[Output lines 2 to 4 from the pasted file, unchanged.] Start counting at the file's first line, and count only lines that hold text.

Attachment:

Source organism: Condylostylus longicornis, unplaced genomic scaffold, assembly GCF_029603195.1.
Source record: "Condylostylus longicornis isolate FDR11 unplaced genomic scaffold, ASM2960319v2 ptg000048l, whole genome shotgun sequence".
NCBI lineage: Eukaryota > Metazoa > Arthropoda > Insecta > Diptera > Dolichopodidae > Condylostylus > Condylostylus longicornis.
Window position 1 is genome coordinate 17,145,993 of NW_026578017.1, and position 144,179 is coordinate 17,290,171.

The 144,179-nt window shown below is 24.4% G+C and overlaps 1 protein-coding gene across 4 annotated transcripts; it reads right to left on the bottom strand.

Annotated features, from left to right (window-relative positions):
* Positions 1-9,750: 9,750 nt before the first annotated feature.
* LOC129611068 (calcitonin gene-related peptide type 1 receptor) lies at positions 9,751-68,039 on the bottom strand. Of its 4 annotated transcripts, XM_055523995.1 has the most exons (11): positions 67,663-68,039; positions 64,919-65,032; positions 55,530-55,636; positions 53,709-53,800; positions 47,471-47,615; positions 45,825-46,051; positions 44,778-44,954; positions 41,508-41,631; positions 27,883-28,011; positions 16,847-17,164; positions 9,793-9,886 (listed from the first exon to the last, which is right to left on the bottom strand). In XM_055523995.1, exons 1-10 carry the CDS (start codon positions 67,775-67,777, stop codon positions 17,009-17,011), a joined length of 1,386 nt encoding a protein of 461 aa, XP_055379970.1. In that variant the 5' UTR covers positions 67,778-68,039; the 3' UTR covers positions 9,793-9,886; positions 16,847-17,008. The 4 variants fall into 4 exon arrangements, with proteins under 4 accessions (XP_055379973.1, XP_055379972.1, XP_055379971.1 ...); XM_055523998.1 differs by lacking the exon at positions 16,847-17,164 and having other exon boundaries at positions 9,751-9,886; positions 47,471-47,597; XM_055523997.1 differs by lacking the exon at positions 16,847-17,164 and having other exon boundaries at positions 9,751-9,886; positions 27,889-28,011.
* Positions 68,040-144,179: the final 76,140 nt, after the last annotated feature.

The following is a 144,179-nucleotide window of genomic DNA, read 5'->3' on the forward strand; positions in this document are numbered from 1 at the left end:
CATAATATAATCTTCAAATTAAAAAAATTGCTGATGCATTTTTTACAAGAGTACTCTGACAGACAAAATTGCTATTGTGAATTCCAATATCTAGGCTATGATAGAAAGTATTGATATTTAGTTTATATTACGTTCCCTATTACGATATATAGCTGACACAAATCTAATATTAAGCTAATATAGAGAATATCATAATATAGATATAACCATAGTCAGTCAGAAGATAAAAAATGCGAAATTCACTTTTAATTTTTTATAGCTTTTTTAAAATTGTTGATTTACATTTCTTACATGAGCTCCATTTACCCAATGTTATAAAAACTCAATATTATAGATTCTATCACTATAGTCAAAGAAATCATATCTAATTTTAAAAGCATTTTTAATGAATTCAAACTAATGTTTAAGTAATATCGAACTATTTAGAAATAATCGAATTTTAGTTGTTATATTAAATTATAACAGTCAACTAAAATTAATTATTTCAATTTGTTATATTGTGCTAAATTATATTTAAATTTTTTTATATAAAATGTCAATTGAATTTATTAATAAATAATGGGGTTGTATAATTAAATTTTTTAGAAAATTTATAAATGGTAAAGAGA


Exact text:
Source record: "Condylostylus longicornis isolate FDR11 unplaced genomic scaffold, ASM2960319v2 ptg000048l, whole genome shotgun sequence".
NCBI lineage: Eukaryota > Metazoa > Arthropoda > Insecta > Diptera > Dolichopodidae > Condylostylus > Condylostylus longicornis.
Window position 1 is genome coordinate 17,145,993 of NW_026578017.1, and position 144,179 is coordinate 17,290,171.